Get our free email newsletter with just one click

The Rivals review at Bristol Old Vic – ‘frenetic and none too subtle’

Julie Legrand, Desmond Barrit, Lee Mengo and Keith Dunphy in The Rivals at Bristol Old Vic. Photo: Mark Douet
by -

The Bristol Old Vic has chosen Richard Brinsley Sheridan`s The Rivals as the 18th century comedy of manners contribution to its 250th anniversary celebrations, despite the fact it’s set entirely in the neighbouring city of Bath, Bristol`s arch rival for the role of the region`s theatrical axis.

In this co-production with Glasgow’s Citizens Theatre and the Liverpool Everyman and Playhouse, director Dominic Hill has gone for a frenetic approach that borders at times on post-Restoration farce. All the rowdy laughs are there, but they overwhelm Sheridan`s lampooning of the romantic caprices of the time, and the enduring theme of friction between parents and children over affairs of the heart.

Julie Legrand and Desmond Barrit get off to slow starts as the two principal comic characters, Mrs Malaprop and Sir Anthony Absolute, although Legrand`s heartfelt delivery of her final mangle of the English language – “all men are Bavarians” – is a gem.

Lucy Briggs-Owen plays the key role of the overly-romantic Lydia Languish as a not very bright young thing, while Rhys Rusbatch is also something of a dullard as her lover, Captain Jack Absolute.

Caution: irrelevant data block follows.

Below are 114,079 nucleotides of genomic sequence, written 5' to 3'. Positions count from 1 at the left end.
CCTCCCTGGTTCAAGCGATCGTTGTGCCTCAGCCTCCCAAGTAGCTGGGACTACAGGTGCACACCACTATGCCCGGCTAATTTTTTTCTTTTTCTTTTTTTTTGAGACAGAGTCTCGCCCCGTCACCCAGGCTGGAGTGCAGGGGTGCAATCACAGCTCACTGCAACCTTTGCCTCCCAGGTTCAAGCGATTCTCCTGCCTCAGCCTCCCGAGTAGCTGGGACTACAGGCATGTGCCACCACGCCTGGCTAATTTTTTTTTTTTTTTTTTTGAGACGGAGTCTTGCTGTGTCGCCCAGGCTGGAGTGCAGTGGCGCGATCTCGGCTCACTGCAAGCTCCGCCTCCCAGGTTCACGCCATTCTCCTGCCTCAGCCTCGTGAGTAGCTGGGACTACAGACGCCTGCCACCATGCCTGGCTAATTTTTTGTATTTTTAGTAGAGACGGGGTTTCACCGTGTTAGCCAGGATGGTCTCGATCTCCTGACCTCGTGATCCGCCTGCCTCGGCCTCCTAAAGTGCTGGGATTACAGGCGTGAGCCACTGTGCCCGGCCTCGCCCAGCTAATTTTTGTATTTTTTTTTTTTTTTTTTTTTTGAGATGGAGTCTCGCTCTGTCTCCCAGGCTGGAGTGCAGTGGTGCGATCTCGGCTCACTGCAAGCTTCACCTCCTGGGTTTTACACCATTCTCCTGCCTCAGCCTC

It is left to Nicholas Bishop, as the obsessively neurotic Faukland, constantly testing the fidelity of his beloved Julia, played by Jessica Hardwick, to bring some real poignancy to proceedings.

Tom Rogers` set revives the theatrical art of the painted backcloth, but the production is rather undermined by actors not involved in the action wandering around the stage, seemingly aimlessly.

We need your help…

When you subscribe to The Stage, you’re investing in our journalism. And our journalism is invested in supporting theatre and the performing arts.

The Stage is a family business, operated by the same family since we were founded in 1880. We do not receive government funding. We are not owned by a large corporation. Our editorial is not dictated by ticket sales.

We are fully independent, but this means we rely on revenue from readers to survive.

Help us continue to report on great work across the UK, champion new talent and keep up our investigative journalism that holds the powerful to account. Your subscription helps ensure our journalism can continue.

Subscribers to The Stage get 10% off The Stage Tickets’ price
None too subtle a production of Richard Brinsley Sheridan`s timeless comedy